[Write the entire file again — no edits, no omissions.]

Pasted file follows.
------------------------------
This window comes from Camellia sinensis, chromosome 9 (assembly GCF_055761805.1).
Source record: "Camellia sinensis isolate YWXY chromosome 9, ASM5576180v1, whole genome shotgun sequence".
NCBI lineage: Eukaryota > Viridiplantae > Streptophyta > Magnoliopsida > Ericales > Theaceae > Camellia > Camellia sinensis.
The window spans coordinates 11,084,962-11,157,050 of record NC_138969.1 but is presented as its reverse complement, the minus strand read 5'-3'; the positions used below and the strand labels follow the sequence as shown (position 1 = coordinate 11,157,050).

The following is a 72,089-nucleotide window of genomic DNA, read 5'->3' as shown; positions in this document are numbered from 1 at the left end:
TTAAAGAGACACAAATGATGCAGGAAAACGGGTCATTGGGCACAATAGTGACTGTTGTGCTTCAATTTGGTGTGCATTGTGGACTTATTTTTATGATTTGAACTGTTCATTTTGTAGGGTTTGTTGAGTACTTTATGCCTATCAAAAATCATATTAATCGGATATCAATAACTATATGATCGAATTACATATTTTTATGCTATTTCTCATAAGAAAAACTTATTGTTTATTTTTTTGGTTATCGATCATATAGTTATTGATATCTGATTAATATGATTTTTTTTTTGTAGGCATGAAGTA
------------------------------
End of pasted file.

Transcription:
This window comes from Camellia sinensis, chromosome 9 (assembly GCF_055761805.1).
Source record: "Camellia sinensis isolate YWXY chromosome 9, ASM5576180v1, whole genome shotgun sequence".
NCBI lineage: Eukaryota > Viridiplantae > Streptophyta > Magnoliopsida > Ericales > Theaceae > Camellia > Camellia sinensis.
The window spans coordinates 11,084,962-11,157,050 of record NC_138969.1 but is presented as its reverse complement, the minus strand read 5'-3'; the positions used below and the strand labels follow the sequence as shown (position 1 = coordinate 11,157,050).

The following is a 72,089-nucleotide window of genomic DNA, read 5'->3' as shown; positions in this document are numbered from 1 at the left end:
TTAAAGAGACACAAATGATGCAGGAAAACGGGTCATTGGGCACAATAGTGACTGTTGTGCTTCAATTTGGTGTGCATTGTGGACTTATTTTTATGATTTGAACTGTTCATTTTGTAGGGTTTGTTGAGTACTTTATGCCTATCAAAAATCATATTAATCGGATATCAATAACTATATGATCGAATTACATATTTTTATGCTATTTCTCATAAGAAAAACTTATTGTTTATTTTTTTGGTTATCGATCATATAGTTATTGATATCTGATTAATATGATTTTTTTTTTGTAGGCATGAAGTA